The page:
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Digital Security Conference #DigiSecCon21

Human Rights | Technology | Security

DECODING FOUNDATIONAL INEQUALITIES IN A DIGITAL ERA.

Defenders Protection Initiative will bring together actors from civil society, the private sector, business leaders, government, academicians, technologists, activists, journalists and subject matter experts to tackle pressing issues at the intersection of human rights, technology and security.

The Digital Security Conference is a premium convening for stakeholders from technological, business and civic arenas to discuss the challenges and opportunities in the promotion and advancement of human rights in a digital era.

Contrary to the previous editions of the digital security conference, this year’s edition will be a hybrid with both online and physical locations. The programing for this year’s conference will deepen conversations on longstanding issues affecting access to the internet and information, freedom of expression and association, privacy, data protection, digital rights and inclusion. This year the conference is set to attract over 300 participants.

The aim of the conference is to bring together different sector perspectives (e.g. education and social development, human rights, legal, health, ICT, finance, justice, law & order) to highlight the challenges, drivers and consequences of inequality in the age of digitalisation. In this context, we strive to identify viable solutions to ensure the creation of a self-determined society.

Digitalisation has transformed the society we live in today: It has changed the way we communicate, learn, work, and live. Digital technologies provide access to information anytime and anywhere and promise to empower users around the world by delivering more and easier opportunities for transparency and social participation. Despite this potential, modern societies are increasingly witnessing a gaping chasm of inequality as social actors experience differential results of ubiquitous digitalisation around the world. Understanding and finding ways to solve this paradox is a primary motivation for the digital security Conference 2021.

#DigiSecCon21

DECODING FOUNDATIONAL INEQUALITIES IN A DIGITAL ERA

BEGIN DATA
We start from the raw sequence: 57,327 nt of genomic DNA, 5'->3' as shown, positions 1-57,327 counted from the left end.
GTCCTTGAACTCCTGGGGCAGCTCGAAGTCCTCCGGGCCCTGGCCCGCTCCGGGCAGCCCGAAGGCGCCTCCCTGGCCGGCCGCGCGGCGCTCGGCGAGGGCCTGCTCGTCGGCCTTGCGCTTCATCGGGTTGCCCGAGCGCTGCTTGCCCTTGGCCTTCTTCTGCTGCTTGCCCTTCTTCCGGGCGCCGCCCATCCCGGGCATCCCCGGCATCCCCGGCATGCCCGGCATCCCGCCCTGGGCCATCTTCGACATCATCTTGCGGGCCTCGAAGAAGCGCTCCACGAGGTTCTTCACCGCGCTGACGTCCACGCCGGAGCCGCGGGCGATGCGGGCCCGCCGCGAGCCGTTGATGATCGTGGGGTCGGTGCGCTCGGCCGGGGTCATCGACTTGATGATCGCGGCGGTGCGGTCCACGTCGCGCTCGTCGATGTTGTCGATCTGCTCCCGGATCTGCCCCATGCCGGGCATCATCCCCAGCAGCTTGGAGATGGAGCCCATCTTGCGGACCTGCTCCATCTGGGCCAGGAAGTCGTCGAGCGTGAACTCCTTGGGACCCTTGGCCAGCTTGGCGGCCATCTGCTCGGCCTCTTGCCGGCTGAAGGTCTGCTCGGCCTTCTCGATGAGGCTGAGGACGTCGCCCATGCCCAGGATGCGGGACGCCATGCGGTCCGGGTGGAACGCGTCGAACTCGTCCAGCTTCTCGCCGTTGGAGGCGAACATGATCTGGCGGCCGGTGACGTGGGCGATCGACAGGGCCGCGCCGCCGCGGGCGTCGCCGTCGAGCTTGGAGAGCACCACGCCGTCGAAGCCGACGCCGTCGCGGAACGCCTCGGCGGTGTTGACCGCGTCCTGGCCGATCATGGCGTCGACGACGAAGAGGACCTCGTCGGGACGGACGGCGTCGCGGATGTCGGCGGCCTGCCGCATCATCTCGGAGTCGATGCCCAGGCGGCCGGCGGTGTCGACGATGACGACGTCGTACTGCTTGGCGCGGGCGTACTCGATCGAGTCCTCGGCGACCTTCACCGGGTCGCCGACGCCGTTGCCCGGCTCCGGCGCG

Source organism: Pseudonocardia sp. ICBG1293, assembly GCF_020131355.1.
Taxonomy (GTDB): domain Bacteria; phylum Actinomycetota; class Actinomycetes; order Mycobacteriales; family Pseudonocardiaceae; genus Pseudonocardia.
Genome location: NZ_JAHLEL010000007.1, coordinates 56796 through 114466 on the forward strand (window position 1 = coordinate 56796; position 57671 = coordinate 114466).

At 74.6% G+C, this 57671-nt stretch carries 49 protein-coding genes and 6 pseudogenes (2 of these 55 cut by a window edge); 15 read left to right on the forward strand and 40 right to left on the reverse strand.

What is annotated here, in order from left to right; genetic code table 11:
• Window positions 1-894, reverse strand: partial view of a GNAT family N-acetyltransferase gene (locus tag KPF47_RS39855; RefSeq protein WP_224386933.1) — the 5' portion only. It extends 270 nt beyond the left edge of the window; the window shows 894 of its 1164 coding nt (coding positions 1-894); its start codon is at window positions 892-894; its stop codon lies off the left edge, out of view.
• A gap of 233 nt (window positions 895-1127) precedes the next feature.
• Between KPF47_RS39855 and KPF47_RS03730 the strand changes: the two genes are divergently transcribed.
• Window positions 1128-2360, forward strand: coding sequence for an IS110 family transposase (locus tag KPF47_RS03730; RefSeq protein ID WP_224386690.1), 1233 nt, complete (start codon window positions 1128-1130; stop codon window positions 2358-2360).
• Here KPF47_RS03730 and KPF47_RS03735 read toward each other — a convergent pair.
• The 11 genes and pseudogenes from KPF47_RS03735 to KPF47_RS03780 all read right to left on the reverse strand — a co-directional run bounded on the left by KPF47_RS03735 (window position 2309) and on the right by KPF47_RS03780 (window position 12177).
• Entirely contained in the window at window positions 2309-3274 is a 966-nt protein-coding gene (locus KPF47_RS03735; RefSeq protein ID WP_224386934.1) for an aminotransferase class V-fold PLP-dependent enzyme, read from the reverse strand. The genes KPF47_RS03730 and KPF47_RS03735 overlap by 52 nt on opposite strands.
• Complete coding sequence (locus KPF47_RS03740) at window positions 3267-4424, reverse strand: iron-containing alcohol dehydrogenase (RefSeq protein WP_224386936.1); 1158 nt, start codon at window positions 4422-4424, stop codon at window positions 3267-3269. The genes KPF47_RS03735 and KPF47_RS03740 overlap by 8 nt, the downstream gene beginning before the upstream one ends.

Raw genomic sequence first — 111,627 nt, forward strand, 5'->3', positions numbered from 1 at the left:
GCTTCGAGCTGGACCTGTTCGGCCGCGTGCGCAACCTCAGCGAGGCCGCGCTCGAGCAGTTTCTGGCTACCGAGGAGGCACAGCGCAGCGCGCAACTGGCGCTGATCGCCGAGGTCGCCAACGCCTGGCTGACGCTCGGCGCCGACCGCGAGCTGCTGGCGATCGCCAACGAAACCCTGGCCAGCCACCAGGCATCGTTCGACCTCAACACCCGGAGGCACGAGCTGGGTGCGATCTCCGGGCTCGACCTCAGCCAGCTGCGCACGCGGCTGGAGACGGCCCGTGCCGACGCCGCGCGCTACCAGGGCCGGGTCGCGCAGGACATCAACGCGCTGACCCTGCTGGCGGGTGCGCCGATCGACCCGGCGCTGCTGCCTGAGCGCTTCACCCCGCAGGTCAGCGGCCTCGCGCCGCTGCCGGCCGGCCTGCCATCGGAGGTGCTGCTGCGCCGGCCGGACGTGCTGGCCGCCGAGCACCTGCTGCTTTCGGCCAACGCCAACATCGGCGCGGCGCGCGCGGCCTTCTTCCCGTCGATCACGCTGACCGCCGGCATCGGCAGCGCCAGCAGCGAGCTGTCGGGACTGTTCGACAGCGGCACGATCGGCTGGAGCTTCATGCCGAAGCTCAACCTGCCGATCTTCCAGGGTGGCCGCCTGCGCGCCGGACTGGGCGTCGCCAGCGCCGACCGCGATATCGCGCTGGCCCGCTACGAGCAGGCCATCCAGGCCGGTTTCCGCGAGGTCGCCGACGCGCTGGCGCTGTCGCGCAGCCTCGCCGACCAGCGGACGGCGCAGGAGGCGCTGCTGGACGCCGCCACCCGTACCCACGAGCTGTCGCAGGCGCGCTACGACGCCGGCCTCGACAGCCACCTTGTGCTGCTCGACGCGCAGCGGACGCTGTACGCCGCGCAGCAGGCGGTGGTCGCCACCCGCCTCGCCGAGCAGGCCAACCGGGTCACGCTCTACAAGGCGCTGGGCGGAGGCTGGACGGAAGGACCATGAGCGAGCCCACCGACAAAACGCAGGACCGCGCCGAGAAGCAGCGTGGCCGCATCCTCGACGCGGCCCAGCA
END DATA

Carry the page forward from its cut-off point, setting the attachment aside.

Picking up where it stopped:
Empowering civil society to challenge systemic exclusion

This year we see an opportunity to increase alignment, build strategic connections and strengthen the connective tissue between civil society, government and the private sector to bridge the gaps and underpin inequality

2020 marked the 25th anniversary of the “digital divide.” Although a quarter century has passed, legacy digital inequalities continue, and emergent digital inequalities are proliferating. Many of the initial schisms identified in 1995 are still relevant today.

Many legacy digital inequalities are now being exacerbated by the COVID-19 pandemic in new ways (Robinson, et al., 2020). In particular, digital inequalities related to healthcare, education, economic disadvantage are even more pronounced. While difficult for all, the digitally under-resourced are at greater risk and bear greater burdens than those who can mitigate the effects of the pandemic with digital resources. This is a fundamental shift from categorical and institutional inequalities to radically different inequalities that could not exist in the absence of the Internet.[1]

Aims & objectives

This conference will provide a forum that will interrogate the dynamics and develop mechanisms to unearth the existing legacy and emergent forms of inequality that radically diminish individuals’ agency and augment the power of technology creators, big tech, and other already powerful social actors in order to underpin exclusion in this digital era

Specifically, the conference objectives will pivot around the following thematic priorities; 

Governance & Representation

  • Representation of maginalised groups in a digital society
  • Citizen participation in e-governance
  • Law and Legal aspects of digital surveillance
  • Digital Inclusion

  • Privacy Ethics & Security

  • Digitised individual society and policy implications
  • Data science and research lifecycle in the digital age
  • Digital Security, privacy and data protection
  • Ethical challenges and implications of AI and automation
  • Algorithimic Governance

  • Access & Wellbeing

  • Access to broadband internet as a human right
  • Adoption of digital education, learning and teaching
  • Digitised individual health and well being
  • Work-life balance and work-life integration
  • Access and participation in platform economy
  • Digital currency and Fintech economics
  • Digital skills and labour market transformation

  • Plenary Session

    The plenary session will be an exploratory discussion from subject matter experts, civil society leaders, business leaders, policy makers and strategic stakeholders on the challenges and opportunities in decoding foundational inequalities to underpin systemic exclusion. The discussion will cover the following topics;
    1. Infrastructure Projects that Include Affordability, Digital Literacy, and Public